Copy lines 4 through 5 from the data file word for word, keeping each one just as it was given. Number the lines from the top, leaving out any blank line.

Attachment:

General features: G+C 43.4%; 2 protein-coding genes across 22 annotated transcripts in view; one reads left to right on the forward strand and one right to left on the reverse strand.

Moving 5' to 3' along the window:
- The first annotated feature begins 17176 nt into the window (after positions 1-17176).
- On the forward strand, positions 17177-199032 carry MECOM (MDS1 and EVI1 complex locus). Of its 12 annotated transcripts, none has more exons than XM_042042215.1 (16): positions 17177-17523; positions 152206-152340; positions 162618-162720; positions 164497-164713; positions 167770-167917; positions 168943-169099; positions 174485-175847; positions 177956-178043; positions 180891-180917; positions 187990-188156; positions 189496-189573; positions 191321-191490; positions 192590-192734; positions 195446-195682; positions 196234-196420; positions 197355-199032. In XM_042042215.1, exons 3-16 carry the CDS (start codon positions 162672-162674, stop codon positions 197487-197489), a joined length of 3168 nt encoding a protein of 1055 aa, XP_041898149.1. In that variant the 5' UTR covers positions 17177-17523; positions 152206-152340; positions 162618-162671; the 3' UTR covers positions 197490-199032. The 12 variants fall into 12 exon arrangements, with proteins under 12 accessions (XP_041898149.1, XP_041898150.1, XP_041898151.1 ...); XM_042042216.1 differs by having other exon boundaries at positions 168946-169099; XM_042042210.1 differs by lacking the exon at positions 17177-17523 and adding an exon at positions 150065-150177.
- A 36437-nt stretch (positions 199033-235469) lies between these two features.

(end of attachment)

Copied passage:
- On the forward strand, positions 17177-199032 carry MECOM (MDS1 and EVI1 complex locus). Of its 12 annotated transcripts, none has more exons than XM_042042215.1 (16): positions 17177-17523; positions 152206-152340; positions 162618-162720; positions 164497-164713; positions 167770-167917; positions 168943-169099; positions 174485-175847; positions 177956-178043; positions 180891-180917; positions 187990-188156; positions 189496-189573; positions 191321-191490; positions 192590-192734; positions 195446-195682; positions 196234-196420; positions 197355-199032. In XM_042042215.1, exons 3-16 carry the CDS (start codon positions 162672-162674, stop codon positions 197487-197489), a joined length of 3168 nt encoding a protein of 1055 aa, XP_041898149.1. In that variant the 5' UTR covers positions 17177-17523; positions 152206-152340; positions 162618-162671; the 3' UTR covers positions 197490-199032. The 12 variants fall into 12 exon arrangements, with proteins under 12 accessions (XP_041898149.1, XP_041898150.1, XP_041898151.1 ...); XM_042042216.1 differs by having other exon boundaries at positions 168946-169099; XM_042042210.1 differs by lacking the exon at positions 17177-17523 and adding an exon at positions 150065-150177.
- A 36437-nt stretch (positions 199033-235469) lies between these two features.